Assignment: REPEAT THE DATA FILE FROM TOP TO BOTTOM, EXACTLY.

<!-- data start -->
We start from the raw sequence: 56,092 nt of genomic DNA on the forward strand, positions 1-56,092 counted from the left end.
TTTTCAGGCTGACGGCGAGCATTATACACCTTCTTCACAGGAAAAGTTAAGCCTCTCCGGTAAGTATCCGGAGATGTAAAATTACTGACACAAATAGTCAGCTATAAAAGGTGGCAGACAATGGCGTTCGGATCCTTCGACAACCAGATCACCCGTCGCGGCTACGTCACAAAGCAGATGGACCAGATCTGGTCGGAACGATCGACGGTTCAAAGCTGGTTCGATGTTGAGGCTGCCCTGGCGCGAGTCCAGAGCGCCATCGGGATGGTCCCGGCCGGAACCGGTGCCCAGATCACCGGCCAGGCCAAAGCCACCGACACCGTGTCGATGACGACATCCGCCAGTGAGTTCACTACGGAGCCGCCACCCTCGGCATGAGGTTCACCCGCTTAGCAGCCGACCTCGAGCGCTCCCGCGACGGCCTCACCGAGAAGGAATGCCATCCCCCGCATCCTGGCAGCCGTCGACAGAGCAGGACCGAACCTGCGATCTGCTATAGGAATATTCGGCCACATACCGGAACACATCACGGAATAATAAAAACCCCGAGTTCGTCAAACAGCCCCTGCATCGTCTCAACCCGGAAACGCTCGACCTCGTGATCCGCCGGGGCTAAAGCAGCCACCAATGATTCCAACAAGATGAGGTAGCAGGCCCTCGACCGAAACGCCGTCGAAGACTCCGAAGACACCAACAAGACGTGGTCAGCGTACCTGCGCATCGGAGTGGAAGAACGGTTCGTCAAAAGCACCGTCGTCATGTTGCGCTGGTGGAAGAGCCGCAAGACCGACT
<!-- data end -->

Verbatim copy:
We start from the raw sequence: 56,092 nt of genomic DNA on the forward strand, positions 1-56,092 counted from the left end.
TTTTCAGGCTGACGGCGAGCATTATACACCTTCTTCACAGGAAAAGTTAAGCCTCTCCGGTAAGTATCCGGAGATGTAAAATTACTGACACAAATAGTCAGCTATAAAAGGTGGCAGACAATGGCGTTCGGATCCTTCGACAACCAGATCACCCGTCGCGGCTACGTCACAAAGCAGATGGACCAGATCTGGTCGGAACGATCGACGGTTCAAAGCTGGTTCGATGTTGAGGCTGCCCTGGCGCGAGTCCAGAGCGCCATCGGGATGGTCCCGGCCGGAACCGGTGCCCAGATCACCGGCCAGGCCAAAGCCACCGACACCGTGTCGATGACGACATCCGCCAGTGAGTTCACTACGGAGCCGCCACCCTCGGCATGAGGTTCACCCGCTTAGCAGCCGACCTCGAGCGCTCCCGCGACGGCCTCACCGAGAAGGAATGCCATCCCCCGCATCCTGGCAGCCGTCGACAGAGCAGGACCGAACCTGCGATCTGCTATAGGAATATTCGGCCACATACCGGAACACATCACGGAATAATAAAAACCCCGAGTTCGTCAAACAGCCCCTGCATCGTCTCAACCCGGAAACGCTCGACCTCGTGATCCGCCGGGGCTAAAGCAGCCACCAATGATTCCAACAAGATGAGGTAGCAGGCCCTCGACCGAAACGCCGTCGAAGACTCCGAAGACACCAACAAGACGTGGTCAGCGTACCTGCGCATCGGAGTGGAAGAACGGTTCGTCAAAAGCACCGTCGTCATGTTGCGCTGGTGGAAGAGCCGCAAGACCGACT